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Changed Value System in the Wake of School Reforms


The so-called first teacher reform from 2013 can be considered an indirect response to the debate concerning the declining performance of Swedish schools. According to a study from the University of Gothenburg, many Swedish teachers feel that the reform has made teacher relations less egalitarian and more hierarchical. Also due to the reform, the so-called lead teachers, who had their position legitimised by their colleagues, have been replaced with first teachers, who in contrast are mainly considered an extension of the school management.

In the study, Peter Erlandson and Mikael R Karlsson explore how teachers at a Swedish upper-secondary school are receiving, interpreting and handling the first teacher reform, one of the most discussed Swedish school reforms in recent decades. The new career advancement position was introduced to make the teaching profession more attractive. When the reform has been fully implemented, the Swedish school system will comprise an estimated 17 000 first teachers, who on average are paid SEK 5 000 more per month than regular teachers.

An Attempt to Establish a Hierarchy

The researchers participated, observed and interviewed teachers and headteachers in meetings at which the introduction of reforms and other change processes at the school since 2012 was discussed. The study is based on 450 hours of field studies at the selected school.
‘The first teacher reform triggered strong emotions when introduced at the school. It was considered unfair. The teachers saw it as an attempt to differentiate between them, to create a hierarchy. They also thought that the reform threatened central principles such as equal treatment and everybody’s equal value, and that it encouraged eye-service’, says Karlsson.

The first teacher reform was the last of a long series of changes in the Swedish school system both nationally and locally, which added even more fuel to the teachers’ negative attitudes. The reform was considered to be part of a fundamental overhaul of the Swedish school system and what it means to be a teacher, but also implied a cultural change inside each individual school building.

The study shows how the first teacher system replaced the lead teacher ditto.

Position Legitimised by Colleagues

The exact tasks of lead teachers had been relatively vague, but they had had their position legitimised by the other teachers in the same teacher team, which consisted of all teachers who taught in the same subject domain at a school. The lead teacher had a strong powerbase when it came to headteachers’ decisions of concern to the teacher team. The responsibilities of first teachers became much more precisely formulated. The tasks of first teachers were essentially limited to the management and evaluation of school development. Instead of being legitimised by colleagues, first teachers were legitimised by the school management,’ says Karlsson.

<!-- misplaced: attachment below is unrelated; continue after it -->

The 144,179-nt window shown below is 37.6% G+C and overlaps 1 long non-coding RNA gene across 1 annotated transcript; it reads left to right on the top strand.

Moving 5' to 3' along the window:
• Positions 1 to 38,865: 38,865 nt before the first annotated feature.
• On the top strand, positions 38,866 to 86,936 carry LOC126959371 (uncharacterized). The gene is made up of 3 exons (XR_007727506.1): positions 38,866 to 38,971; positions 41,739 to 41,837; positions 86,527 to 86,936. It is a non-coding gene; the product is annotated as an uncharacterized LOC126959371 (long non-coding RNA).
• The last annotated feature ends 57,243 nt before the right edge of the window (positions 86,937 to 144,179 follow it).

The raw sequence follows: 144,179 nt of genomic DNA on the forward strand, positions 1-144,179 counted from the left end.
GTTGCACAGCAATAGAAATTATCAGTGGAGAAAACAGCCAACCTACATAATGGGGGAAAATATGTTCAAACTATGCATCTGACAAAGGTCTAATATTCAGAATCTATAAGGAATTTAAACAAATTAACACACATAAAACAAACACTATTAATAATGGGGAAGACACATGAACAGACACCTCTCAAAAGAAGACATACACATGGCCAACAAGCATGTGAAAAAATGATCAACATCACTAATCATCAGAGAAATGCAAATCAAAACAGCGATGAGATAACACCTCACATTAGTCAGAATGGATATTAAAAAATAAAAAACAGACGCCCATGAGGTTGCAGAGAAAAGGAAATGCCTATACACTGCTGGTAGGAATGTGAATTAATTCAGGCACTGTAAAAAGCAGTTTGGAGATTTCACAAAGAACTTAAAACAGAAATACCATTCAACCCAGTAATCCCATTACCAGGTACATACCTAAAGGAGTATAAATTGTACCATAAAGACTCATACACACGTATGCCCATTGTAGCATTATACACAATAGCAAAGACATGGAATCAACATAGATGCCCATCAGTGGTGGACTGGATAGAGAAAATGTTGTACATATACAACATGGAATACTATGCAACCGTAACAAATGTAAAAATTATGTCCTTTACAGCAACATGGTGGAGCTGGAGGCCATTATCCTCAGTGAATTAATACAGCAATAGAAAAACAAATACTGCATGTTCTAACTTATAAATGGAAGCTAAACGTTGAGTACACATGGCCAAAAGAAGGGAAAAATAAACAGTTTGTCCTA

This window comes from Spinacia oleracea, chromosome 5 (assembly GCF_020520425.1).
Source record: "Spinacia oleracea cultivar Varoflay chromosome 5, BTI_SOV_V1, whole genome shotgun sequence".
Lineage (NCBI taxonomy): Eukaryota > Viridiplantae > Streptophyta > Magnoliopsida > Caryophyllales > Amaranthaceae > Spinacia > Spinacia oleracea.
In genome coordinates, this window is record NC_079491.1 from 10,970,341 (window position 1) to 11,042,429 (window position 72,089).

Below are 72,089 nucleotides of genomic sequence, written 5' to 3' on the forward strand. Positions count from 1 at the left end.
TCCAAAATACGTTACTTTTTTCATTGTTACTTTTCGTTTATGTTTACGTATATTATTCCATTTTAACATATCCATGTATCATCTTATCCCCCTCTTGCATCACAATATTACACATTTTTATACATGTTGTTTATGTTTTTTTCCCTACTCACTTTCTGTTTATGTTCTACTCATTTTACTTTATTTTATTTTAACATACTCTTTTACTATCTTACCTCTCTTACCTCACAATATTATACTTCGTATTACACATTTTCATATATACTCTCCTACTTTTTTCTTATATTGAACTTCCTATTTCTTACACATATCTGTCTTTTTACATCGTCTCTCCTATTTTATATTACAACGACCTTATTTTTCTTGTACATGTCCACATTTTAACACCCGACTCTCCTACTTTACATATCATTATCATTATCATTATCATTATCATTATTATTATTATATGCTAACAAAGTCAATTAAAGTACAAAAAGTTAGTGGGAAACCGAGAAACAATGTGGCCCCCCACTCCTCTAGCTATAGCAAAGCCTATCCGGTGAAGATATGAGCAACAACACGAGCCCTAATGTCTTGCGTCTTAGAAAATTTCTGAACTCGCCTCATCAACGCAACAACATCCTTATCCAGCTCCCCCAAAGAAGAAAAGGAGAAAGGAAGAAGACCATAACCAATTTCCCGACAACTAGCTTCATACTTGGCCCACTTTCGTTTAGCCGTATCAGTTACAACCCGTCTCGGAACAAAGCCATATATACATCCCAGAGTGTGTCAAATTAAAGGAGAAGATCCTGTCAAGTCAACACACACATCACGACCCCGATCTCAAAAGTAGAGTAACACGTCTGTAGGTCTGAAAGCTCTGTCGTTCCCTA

The assessment of who should be appointed first teacher focused mainly on organisational skills and a rather unspecified ‘teacher competence’, although some formal criteria were indeed available. And whereas in the past, lead teachers had mainly represented their respective staff groups, the loyalty of first teachers was more ambiguous as they in some cases, whether they wanted it or not, acted as an extension of the school management.

Erlandson and Karlsson point to a change in the view of how teachers viewed both their own profession and the values that have long been assigned central importance in their chosen occupation. An increase in behaviour based on self-interest was revealed not least through the observation that many teachers who were extremely critical of the reform chose to apply for positions as first teacher. Several teachers felt that the first teacher reform has led to a weaker focus on collaboration and dealing together with shared issues and a stronger focus on competition and individualism.

30 Years of Gradual Change

‘But we also tried to understand the first teacher reform and the transformation of the school system in light of the gradual changes that have occurred in the education domain both nationally and internationally in the past 30 years. Two clear steps in the transformation process can be discerned for the Swedish school system specifically. First a decentralisation of the operation of schools from national to municipal level, and then a private school reform that led to increased marketization of education. In this way, the first teacher reform can be considered in a wider context,’ says Erlandson.

The authors of the article argue that behind a veil consisting of a rather slow administrative evolution in the school system, there has been a political revolution. It is this revolution that the teachers, through the fundamental revision of the school culture and its transformation of central value systems, now have become aware of.

The article, titled From Trust to Control – the Swedish First Teacher Reform, has been published in the scholarly journal Teachers and Teaching: Theory and Practice.

För more information:
Mikael R Karlsson, +46 707873431, email:
Peter Erlandson, +46 705171105, email: